In other words, this means home runs are good and strikeouts are bad — but having a lot of both doesn’t make a player any more or less likely to be a successful player. This is a good sign for Gallo, who was excellent in the minors last year, but was excellent in a very unusual way.

Gallo comes with a bit more risk than most highly-touted players who are knocking on the door of the big leagues. Still, it’s hard to bet against a guy who’s had as much success as Gallo has before his 21st birthday. With wRC+ figures of 183, 124, 163, 221 and 141, respectively, Gallo’s crushed it at every minor-league stop despite being much younger than his competition. Most hitters who do this turn into quality big-leaguers, if not stars. And while there’s certainly risk involved with an extreme set of skills, we probably should expect Gallo to do the same, strikeouts and all.

Chris works in economic development by day, but spends most of his nights thinking about baseball. He writes for Pinstripe Pundits, FanGraphs and The Hardball Times. He's also on the twitter machine: @_chris_mitchell None of the views expressed in his articles reflect those of his daytime employer.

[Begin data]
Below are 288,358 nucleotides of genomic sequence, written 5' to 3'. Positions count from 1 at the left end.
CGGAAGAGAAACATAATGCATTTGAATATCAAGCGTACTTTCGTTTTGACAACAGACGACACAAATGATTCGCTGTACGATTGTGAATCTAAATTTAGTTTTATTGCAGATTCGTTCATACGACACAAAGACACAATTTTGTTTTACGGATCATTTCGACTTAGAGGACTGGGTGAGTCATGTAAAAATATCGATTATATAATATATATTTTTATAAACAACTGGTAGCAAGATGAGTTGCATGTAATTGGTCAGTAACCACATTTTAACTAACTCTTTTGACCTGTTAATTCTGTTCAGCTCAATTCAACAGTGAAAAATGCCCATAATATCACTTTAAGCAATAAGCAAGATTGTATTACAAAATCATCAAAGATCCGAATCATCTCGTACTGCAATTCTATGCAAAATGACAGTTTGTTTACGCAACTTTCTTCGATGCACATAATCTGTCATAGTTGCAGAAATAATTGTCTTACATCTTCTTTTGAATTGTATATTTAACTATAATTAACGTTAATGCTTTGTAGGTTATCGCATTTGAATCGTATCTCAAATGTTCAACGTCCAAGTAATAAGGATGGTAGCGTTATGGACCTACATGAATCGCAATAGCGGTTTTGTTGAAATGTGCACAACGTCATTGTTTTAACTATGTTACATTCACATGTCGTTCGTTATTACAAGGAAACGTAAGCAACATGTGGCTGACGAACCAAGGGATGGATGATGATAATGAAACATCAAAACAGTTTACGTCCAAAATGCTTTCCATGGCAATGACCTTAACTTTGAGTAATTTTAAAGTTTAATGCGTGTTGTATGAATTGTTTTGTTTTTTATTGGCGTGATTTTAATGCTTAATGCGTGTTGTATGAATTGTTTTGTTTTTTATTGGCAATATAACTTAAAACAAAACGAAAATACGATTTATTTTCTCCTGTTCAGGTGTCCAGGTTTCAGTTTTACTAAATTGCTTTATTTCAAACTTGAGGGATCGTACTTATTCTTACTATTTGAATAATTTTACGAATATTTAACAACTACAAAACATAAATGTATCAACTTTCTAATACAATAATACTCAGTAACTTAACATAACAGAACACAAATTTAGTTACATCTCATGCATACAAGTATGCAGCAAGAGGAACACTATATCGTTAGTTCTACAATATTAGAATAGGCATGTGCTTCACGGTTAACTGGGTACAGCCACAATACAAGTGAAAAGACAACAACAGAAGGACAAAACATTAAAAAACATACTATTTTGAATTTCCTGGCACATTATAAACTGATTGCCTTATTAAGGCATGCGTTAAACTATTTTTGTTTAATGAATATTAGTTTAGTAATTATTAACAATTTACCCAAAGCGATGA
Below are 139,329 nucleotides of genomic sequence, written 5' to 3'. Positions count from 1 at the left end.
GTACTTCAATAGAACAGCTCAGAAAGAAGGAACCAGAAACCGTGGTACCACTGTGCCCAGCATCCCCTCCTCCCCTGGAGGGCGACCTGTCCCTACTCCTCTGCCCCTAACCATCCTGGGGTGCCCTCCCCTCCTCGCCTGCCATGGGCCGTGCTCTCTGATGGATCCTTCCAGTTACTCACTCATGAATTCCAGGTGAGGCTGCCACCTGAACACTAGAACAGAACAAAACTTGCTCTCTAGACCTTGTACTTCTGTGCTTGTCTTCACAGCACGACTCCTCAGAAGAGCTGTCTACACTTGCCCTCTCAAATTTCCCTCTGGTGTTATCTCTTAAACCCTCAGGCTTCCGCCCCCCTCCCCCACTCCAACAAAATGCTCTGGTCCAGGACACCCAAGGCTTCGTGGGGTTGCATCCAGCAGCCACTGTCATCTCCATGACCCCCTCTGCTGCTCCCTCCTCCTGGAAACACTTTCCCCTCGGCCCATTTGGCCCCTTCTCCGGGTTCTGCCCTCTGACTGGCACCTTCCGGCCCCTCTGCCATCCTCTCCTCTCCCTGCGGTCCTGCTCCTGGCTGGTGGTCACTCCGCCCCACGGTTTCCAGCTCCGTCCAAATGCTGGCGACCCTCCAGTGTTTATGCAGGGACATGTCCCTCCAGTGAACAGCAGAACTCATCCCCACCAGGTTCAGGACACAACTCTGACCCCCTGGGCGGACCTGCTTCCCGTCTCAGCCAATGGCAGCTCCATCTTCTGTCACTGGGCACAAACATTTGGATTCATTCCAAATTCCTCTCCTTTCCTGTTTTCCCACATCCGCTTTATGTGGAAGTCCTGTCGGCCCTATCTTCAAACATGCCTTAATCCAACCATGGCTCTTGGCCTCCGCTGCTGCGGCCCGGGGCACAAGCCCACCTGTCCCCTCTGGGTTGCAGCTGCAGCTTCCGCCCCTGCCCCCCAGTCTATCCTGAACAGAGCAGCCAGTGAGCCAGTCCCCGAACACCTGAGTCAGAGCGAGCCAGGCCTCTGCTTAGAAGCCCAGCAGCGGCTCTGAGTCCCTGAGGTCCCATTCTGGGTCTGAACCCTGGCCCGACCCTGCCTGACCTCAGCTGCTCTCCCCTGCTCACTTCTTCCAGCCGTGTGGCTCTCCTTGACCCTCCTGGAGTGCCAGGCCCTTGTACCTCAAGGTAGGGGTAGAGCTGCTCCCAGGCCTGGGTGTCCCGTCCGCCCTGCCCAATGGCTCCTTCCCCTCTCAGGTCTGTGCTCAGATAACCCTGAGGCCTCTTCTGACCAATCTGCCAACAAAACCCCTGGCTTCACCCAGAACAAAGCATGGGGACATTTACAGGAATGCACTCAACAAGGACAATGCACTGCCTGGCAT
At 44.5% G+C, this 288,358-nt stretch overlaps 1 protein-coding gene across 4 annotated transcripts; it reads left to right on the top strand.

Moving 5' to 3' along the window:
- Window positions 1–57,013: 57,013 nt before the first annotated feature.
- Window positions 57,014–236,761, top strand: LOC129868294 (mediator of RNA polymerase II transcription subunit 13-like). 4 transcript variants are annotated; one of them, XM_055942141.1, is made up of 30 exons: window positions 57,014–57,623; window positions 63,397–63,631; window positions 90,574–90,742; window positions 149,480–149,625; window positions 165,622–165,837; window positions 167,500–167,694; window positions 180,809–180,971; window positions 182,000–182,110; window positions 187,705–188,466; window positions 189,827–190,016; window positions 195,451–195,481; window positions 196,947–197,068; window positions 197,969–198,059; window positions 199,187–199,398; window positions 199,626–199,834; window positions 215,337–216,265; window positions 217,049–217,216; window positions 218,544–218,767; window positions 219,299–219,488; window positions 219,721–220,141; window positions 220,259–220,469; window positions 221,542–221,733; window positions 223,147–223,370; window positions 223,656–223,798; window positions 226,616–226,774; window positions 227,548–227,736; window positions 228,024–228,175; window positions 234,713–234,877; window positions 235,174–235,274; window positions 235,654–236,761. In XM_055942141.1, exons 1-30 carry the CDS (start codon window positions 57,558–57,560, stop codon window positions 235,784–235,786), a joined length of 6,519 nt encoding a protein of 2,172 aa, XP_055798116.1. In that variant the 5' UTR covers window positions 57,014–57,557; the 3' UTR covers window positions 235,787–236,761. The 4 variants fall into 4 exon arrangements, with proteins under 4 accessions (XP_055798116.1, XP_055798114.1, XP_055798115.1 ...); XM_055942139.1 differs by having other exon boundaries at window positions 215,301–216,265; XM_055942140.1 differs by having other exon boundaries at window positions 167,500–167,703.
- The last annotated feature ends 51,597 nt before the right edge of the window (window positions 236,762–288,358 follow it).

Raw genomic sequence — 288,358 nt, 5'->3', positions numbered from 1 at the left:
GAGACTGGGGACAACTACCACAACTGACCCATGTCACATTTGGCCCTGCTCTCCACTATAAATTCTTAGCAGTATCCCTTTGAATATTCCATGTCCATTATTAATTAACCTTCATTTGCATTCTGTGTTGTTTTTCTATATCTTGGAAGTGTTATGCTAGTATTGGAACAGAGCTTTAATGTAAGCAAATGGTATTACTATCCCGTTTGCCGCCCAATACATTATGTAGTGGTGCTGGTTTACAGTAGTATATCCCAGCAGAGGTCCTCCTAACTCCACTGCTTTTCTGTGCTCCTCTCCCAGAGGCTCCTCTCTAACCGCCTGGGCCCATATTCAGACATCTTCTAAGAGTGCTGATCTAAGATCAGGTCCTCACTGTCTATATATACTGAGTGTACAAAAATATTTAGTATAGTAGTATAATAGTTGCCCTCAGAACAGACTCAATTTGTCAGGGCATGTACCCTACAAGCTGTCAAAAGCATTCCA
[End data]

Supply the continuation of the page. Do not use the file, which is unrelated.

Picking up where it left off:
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Only Glove, No Love
9 years ago

Who is that data point in the lower right quadrant?

Anyone of note in those points around Gallo?

9 years ago

I second this.

9 years ago

Yeah, that lonely lil dot stood out to me too.

I third this.

9 years ago

Mike Moustakas, 2010

9 years ago
Reply to  Mack

That should scare us all if it’s Mike Moustakas haha.

9 years ago
Reply to  dscottncc

That’s interesting to me, because while his power has been ok, his problem seemingly is that he makes too much contact.

9 years ago
Reply to  Chris Mitchell

Ah Cody Johnson, the poor man’s Joey Gallo.

9 years ago
Reply to  Chris Mitchell

Ahh..Greg Halman. Used to play with AND against him. May he rest in peace.

9 years ago
Reply to  Thijs

I know I’m a little late to the party an likely no one will read this but your comment made me look up Greg Halman. THAT was interesting, thanks!